Home is where the art is
PERCHED partway atop a hill overlooking the township of Burnie, this heritage and national trustlisted home represents the epitome of a Federation Queen Anne residence.
But it is also a family home full of life, light and laughter.
Artist Patrick Grieve and high school principal Judy Fahey have called the 1907- built Lenna home for the past decade.
“We had a little Federation house on the other side of Burnie and we basically outgrew it,” Patrick explained.
“It was on the market and one of the local real estate agents knew about the house [ Lenna] and it was being rented at the time so he made a few inquiries with the owner.
“We made them an offer and that was it, we’ve been here ever since.
“It was in good condition – it was relatively well restored.
“We’ve done some fairly extensive renovations ourselves, mostly bathroom and kitchen work.”
The four- bedroom house has had many owners in its history, including former Tasmanian politician Roger Groom and his wife Gay, who conducted a lot of background research into the home.
When it wasn’t been used as a grand family home, the residence was divided up into three fl ats which saw the more ornate section of the home boarded up.
“Our understanding from the Grooms is that the more formal parts of the house, including the original dining room, hallway entrance and parlour, were boarded up – nailed shut with big sheets of cardboard and left unused from 19611975,” Patrick said.
“I think in that period of time housing was short, Burnie was growing and they decided to divide it up to get more use out of it.”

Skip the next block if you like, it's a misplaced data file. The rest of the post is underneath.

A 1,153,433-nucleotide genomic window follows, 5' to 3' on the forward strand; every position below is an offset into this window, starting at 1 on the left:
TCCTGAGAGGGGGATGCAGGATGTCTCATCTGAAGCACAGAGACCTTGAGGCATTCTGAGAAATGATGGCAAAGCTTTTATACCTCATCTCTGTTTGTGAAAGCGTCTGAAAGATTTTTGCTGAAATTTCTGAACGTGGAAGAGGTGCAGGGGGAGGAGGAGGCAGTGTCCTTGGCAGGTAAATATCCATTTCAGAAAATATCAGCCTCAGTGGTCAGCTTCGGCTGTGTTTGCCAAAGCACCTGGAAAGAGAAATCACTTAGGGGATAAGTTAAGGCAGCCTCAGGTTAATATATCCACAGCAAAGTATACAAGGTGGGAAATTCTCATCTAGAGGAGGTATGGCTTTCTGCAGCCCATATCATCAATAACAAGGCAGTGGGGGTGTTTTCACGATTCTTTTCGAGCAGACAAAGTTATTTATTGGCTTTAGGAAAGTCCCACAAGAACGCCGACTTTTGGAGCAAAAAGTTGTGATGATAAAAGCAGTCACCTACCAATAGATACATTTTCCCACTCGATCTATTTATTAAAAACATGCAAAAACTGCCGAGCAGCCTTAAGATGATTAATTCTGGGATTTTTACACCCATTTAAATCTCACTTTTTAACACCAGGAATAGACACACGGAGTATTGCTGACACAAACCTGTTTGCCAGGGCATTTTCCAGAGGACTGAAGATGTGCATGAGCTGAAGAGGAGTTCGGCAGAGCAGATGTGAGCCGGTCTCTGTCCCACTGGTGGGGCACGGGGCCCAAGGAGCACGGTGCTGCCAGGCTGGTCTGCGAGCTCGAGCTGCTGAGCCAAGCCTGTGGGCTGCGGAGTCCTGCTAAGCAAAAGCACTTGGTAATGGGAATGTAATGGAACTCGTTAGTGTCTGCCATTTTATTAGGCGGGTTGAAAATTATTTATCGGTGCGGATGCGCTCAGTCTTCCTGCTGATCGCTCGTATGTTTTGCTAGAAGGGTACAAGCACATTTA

The heart of the home is the renovated kitchen area which leads out onto the verandah.
Painter Patrick uses the former stables as his studio.
Despite his eye for colour and design, it was Judy who took the reins when it came to modernising the interior colour schemes.
The huge hallway required scaffolding and industrial amounts of paint when the pair touched it up.
Features such as the 13- foot high ceilings, ornate archways and timber fretwork create a grandiose feel but at its heart, this is a home for families.
This is evident from the slide leading off the front verandah and the hammocks swinging alongside them.
“It was built to have children in it and it feels very warm and welcoming,” Patrick said.
“It overlooks the township of Burnie and it’s just a lovely view.
“We see the sun come up and the waters of Bass Strait, the movement and sound of the town. – We liked older- style homes and that’s really its charm.”
The home is made all the more special due to it being one of the few remaining older homes still found on the port- side of town.
“The township literally had the highway cut through the middle of it and a lot of homes in the area were knocked down to make way for it,” Patrick explained of